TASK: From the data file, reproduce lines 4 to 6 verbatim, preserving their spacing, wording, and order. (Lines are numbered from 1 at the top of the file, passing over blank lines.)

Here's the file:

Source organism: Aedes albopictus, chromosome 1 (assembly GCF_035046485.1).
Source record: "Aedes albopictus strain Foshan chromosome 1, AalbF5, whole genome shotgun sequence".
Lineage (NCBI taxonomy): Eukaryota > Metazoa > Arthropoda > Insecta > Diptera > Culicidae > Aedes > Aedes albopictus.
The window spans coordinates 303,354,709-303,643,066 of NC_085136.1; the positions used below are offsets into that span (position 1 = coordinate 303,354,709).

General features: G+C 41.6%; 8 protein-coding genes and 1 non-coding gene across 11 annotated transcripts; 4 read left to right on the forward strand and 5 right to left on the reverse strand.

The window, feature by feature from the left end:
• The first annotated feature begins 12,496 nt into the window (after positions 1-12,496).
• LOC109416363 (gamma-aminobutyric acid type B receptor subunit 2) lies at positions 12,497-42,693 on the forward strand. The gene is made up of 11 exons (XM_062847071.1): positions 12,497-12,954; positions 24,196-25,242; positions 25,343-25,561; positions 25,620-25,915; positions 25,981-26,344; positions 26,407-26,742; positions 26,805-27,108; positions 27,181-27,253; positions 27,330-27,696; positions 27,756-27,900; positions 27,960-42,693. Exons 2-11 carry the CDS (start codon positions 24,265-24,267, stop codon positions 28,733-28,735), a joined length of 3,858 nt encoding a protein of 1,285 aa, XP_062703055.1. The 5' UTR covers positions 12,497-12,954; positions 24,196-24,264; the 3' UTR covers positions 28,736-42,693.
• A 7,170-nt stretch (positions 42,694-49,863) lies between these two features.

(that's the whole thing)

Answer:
The window spans coordinates 303,354,709-303,643,066 of NC_085136.1; the positions used below are offsets into that span (position 1 = coordinate 303,354,709).

General features: G+C 41.6%; 8 protein-coding genes and 1 non-coding gene across 11 annotated transcripts; 4 read left to right on the forward strand and 5 right to left on the reverse strand.

The window, feature by feature from the left end: